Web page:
Forever and ever


Amaranthine by Kelly McKernan

Howdy, folks!

It’s Sunday night, I’m dead tired and in a few minutes I’ll be cocooned in the warm blankets of my bed, but I’ll try to complete my weekly posts anyway. A.Word.A.Day. saved the best for last, this word deserves a special attention. It’s about eternal life, the dream of mankind. Who wants to  live forever


(am-uh-RAN-thin, -thyn)
1. Unfading; everlasting.
2. Of deep purple-red color.
3. Of or related to the amaranth.
From amaranth (an imaginary, undying flower), from Latin amarantus, from Greek amarantos (unfading), from a- (not) + marainein (to fade). Ultimately from the Indo-European root mer- (to rub away or to harm), which is also the source of morse, mordant, amaranth, morbid, mortal, mortgage, nightmare, ambrosia, and premorse. Earliest documented use: 1667.

“Garda has retained its amaranthine appeal as one of the continent’s most timeless getaways.”
Thomas Breathnach; Still Waters Run Deep at Lake Garda; Irish Independent (Dublin, Ireland); Oct 19, 2013.


  1.  (Bot) amarantino.
  2. (poet) (undying) imperituro, perpetuo.
  3. (colour) amarantino.

Source:  Corriere della Sera – Dizionari

A few words on the supposed origin of the name: the word derives from the Greek amaranton, i.e. uwilting, the name given to a species of flowers that did not fade quickly. The name Amaranth actually identifies a plant originating from South America, a kind of cereal. According to the ancient Greek myths, its flowers were sacred to Goddesses and decorated tombs and images of Gods because they were considered the symbol of immortality. As a matter of fact, it’s unlikely that the ancient Greek could refer to this species, because its seeds were brought in Europe only after the discovery of the Americas. Indeed it’s more probable that the flower called Amaranton belonged to the family of chrysanthemum described in Pliny the Elder’s Naturalis Historia, which  – once picked for drying – could reflourish if put in water (hence the association to eternal life). A funny remark: in most parts of Europe (Italy in the first position) chrysanthemums are considered the symbol of death and are used on graves.  I know that in other parts of the world chrysanthemums are not so ‘ill-famed’ (for example, in most parts of the US they are considered cheerful), but it’s quite weird that here they are connected to the idea of death, i.e. end of life, whereas they were considered the symbol of never-ending life by our forefathers! Are we narrow-minded or were they too optimistic, perhaps?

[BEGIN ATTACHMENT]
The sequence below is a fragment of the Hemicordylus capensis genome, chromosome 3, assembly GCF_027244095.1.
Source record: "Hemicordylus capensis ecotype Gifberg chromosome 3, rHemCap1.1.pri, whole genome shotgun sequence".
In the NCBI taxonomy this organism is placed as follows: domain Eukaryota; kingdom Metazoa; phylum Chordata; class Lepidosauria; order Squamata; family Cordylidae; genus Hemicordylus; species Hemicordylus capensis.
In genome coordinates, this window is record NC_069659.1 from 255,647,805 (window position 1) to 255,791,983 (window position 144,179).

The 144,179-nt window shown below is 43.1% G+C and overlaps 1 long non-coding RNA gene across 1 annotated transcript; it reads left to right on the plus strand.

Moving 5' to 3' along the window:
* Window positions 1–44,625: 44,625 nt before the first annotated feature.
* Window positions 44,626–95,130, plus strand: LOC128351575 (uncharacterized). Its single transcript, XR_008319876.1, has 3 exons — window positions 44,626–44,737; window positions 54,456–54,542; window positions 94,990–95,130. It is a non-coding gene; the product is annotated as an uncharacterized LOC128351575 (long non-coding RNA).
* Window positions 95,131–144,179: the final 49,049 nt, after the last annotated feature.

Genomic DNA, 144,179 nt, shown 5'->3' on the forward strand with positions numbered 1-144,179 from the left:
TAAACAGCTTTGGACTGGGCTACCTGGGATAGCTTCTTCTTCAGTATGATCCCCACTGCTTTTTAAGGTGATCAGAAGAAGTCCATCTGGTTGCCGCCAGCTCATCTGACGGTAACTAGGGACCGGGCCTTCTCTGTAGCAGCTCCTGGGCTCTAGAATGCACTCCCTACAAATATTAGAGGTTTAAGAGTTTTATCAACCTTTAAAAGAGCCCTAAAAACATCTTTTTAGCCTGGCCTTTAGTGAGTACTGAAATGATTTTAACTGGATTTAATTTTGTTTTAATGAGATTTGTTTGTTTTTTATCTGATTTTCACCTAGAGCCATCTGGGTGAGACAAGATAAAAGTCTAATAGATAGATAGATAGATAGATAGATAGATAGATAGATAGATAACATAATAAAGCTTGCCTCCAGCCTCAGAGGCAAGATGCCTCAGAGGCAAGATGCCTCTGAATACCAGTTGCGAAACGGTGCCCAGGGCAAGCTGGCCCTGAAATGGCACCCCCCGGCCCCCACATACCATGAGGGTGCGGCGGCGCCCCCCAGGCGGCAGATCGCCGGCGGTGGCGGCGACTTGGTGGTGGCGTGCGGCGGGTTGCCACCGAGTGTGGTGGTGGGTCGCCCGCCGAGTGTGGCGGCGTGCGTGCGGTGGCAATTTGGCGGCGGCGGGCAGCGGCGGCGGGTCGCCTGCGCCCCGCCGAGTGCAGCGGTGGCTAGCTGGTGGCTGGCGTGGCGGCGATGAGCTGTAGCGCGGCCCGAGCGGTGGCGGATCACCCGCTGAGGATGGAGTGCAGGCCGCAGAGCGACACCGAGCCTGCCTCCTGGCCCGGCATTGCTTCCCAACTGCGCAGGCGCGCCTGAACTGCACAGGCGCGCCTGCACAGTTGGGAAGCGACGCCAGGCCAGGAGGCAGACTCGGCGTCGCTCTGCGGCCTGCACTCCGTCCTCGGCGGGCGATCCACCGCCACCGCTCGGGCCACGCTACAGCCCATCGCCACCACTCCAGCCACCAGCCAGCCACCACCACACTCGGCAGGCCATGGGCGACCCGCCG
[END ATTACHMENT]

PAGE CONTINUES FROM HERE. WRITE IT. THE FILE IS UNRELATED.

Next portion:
Well folks, bed time!  Good night and sweet dreams to you all!

Your passionate (Italian) Translator


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